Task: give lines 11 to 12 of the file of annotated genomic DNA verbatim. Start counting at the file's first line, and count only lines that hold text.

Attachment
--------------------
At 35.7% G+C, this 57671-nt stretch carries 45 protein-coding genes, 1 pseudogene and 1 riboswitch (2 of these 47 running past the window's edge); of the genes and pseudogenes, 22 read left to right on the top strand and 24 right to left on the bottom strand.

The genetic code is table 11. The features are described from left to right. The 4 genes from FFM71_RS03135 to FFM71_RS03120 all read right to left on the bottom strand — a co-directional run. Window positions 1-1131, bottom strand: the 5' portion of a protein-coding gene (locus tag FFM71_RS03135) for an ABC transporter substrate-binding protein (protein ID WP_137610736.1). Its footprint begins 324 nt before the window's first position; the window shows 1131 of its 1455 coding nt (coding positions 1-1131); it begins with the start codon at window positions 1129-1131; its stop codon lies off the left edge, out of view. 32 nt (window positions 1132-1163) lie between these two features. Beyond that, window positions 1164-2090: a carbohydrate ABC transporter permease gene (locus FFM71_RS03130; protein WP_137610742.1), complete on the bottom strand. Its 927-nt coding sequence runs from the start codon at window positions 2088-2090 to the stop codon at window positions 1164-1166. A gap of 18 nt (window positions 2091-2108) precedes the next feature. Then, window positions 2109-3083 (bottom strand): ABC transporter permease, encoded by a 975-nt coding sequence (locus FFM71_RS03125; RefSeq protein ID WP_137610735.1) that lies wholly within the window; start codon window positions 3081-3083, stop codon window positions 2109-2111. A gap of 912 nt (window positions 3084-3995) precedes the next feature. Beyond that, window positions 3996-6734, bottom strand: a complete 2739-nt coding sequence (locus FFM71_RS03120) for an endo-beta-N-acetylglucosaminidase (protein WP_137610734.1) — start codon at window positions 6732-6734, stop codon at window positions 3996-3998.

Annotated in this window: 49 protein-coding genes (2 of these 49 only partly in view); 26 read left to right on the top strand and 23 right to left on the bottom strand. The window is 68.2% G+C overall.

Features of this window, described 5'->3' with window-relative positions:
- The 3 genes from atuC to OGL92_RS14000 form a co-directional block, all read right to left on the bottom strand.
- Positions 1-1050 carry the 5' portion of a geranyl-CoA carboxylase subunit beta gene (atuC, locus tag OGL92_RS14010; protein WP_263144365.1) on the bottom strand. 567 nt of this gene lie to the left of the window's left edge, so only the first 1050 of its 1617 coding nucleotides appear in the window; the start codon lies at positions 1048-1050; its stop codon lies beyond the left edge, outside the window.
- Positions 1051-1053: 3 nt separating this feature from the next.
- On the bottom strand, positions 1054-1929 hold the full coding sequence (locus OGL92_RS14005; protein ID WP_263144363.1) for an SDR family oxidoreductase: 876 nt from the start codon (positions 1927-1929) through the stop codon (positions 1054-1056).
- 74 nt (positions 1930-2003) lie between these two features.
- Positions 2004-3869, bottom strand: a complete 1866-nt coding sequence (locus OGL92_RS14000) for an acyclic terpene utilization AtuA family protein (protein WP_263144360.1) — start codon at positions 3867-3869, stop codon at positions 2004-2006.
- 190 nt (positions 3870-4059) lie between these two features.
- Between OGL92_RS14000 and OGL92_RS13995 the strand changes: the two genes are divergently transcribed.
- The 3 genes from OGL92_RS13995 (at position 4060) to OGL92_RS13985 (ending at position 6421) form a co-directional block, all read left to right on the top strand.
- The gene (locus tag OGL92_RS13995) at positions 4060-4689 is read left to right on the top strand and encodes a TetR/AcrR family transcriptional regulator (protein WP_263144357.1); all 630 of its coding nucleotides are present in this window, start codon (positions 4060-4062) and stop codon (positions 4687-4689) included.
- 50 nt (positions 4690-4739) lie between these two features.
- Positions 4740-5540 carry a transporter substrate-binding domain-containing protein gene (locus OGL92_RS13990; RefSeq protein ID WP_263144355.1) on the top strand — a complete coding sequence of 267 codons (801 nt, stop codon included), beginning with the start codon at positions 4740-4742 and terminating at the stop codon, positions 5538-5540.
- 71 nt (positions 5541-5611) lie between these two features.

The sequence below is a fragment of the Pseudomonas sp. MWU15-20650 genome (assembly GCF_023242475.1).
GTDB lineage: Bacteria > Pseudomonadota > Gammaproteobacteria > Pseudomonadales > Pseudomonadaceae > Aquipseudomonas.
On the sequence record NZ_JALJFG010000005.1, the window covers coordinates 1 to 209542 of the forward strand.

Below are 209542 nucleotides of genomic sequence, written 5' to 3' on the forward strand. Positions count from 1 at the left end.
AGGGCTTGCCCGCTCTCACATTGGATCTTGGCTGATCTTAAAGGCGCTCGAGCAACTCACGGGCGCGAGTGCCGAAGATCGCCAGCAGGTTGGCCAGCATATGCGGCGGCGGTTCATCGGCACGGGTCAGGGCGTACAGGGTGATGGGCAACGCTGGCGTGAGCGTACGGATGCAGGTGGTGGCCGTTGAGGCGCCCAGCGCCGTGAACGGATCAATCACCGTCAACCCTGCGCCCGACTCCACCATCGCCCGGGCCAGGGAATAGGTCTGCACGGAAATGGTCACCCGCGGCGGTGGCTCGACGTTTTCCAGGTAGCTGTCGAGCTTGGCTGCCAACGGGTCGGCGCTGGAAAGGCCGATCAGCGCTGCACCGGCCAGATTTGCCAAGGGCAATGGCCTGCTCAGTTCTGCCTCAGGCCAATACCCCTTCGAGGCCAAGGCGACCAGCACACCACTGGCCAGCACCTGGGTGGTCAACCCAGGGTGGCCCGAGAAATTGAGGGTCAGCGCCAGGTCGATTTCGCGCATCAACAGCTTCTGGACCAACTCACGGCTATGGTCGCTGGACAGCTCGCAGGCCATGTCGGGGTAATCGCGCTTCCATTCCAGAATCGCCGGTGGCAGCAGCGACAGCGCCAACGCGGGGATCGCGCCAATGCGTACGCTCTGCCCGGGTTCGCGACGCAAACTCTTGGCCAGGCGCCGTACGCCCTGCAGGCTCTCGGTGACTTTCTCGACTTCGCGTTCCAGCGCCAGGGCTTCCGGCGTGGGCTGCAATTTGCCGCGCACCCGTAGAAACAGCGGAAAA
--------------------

- 190 nt (positions 3870-4059) lie between these two features.
- Between OGL92_RS14000 and OGL92_RS13995 the strand changes: the two genes are divergently transcribed.